IT simply escapes regular imagination why the United States of America, presumably the most educated country the world over, is setting comfortably in the company of China, Saudi Arabia, Afghanistan, Belarus, Vietnam, Iran, Sudan, Singapore and Japan that kill their very own citizens by judicial electrocutions, hangings, lethal injections, firing squads and even stoning.
“In the Americas, only one state—the United States—consistently executes,” said Amnesty International about the US where death penalty is as common and perfectly judicial as the covert operations of the Central Intelligence Agency (CIA). The Americans who are good in rhetoric about democracy and civility are scandalously the third among the four countries in the world that carried 93% of all judicial executions in 2008, coming next to China and Saudi Arabia with Pakistan following.
Europe and Central Asia has become virtually a death-penalty-free zone, according to Amnesty International. Happily, the Philippines has joined the group of the civilized by abolishing death penalty of late.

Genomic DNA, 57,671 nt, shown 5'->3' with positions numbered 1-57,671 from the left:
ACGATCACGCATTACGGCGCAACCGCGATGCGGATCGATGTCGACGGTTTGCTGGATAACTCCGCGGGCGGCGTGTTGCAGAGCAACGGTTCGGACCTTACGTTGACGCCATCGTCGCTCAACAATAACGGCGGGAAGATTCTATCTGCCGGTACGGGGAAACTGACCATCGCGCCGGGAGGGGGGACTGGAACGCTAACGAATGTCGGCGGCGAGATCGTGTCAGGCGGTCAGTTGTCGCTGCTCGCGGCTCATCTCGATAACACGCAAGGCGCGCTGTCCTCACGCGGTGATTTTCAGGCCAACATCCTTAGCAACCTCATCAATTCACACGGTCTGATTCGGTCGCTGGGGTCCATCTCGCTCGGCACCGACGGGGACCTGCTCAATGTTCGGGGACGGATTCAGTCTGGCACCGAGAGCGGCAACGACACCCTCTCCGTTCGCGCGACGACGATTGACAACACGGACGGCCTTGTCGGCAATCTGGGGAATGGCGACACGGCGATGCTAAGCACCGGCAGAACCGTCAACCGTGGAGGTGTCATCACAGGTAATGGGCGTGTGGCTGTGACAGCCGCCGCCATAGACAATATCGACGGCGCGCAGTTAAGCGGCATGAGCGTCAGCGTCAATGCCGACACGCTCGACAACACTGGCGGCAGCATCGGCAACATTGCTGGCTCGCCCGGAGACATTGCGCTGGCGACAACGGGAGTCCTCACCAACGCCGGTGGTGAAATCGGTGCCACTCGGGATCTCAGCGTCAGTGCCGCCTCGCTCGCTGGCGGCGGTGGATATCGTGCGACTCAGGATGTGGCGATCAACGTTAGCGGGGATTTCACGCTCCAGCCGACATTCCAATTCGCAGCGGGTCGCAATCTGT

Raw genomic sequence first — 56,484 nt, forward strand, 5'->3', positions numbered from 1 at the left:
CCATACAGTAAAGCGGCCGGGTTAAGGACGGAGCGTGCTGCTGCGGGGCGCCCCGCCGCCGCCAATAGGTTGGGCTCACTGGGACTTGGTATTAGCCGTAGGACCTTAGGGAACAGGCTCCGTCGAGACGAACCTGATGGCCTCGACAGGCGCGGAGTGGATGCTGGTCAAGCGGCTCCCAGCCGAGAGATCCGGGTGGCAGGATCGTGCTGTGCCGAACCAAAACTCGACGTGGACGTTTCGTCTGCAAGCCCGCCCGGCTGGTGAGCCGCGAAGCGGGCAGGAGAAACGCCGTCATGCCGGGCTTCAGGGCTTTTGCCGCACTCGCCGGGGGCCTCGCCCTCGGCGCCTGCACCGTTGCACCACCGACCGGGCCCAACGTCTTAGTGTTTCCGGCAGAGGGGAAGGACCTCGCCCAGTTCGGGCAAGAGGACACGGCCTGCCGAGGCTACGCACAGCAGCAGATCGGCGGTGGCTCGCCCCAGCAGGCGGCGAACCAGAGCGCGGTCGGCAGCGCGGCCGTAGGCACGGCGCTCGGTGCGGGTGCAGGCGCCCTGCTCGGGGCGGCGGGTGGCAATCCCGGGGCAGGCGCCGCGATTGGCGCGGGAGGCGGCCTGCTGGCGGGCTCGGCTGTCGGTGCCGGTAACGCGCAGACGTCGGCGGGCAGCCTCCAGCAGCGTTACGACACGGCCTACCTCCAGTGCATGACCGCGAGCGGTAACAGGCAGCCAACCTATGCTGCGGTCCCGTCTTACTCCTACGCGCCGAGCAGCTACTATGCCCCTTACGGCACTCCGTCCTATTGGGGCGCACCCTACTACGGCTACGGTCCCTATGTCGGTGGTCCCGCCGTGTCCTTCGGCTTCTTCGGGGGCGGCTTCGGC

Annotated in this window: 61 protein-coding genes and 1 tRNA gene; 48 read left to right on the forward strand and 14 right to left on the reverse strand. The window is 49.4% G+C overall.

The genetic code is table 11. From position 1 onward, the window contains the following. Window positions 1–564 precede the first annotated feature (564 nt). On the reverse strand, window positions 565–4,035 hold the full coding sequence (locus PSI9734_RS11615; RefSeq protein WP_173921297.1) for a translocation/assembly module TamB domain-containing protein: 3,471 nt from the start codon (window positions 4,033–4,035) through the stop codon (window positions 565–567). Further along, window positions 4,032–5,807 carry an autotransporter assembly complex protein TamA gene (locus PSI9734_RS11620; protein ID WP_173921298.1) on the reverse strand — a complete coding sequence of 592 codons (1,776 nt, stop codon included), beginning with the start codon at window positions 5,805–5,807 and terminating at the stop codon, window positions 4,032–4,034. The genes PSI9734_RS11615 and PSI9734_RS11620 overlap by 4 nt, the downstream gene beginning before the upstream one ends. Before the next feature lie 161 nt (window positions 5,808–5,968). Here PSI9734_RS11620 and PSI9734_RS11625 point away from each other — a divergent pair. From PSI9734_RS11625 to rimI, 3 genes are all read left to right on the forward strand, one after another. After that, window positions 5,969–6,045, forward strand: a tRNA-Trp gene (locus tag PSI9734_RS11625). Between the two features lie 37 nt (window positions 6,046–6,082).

But ironically enough, while judicial killings have been shelved in the Philippines, the incidence of extra-judicial killings and enforced disappearances are alarmingly on the rise with a frequency rate that has equaled the times of Martial Law, according to the Report on the National Consultative Summit on Extrajudicial Killings and Enforced Disappearances convened by the Supreme Court in 2007.
On March 26, 2009, President Gloria Macapagal-Arroyo ordered the Philippine National Police to “Stop the killing of journalists” and, sincerely or otherwise—but mostly otherwise—vowed that “We must bring political killings to zero, including assassinations of government officials and media personalities.” Everybody, of course, knows that this was her firecracker reaction to the recent move of a New York-based Committee to Protect Journalists that placed the Philippines on the list of countries where media personnel are allegedly being killed with impunity.
This was what happened when Arroyo organized the Task Force Usig and the Melo Commission in 2006 that came about Shakespearean with “full of sound and fury signifying nothing.” And, worse, while this government has been heavily criticized of impunity in the face of killings and human rights violations, it has also been tagged as “in a state of denial” by the UN Special Rapporteur on Extrajudicial Executions Philip Alston.
To the families of victims of extrajudicial killings, enforced disappearances and gross human rights violations, and to those who are already listed in the order of battle, this blog is dedicated—with the sad thought: while Philippines is rated the most corrupt nation in Asia, is it also the most murderous?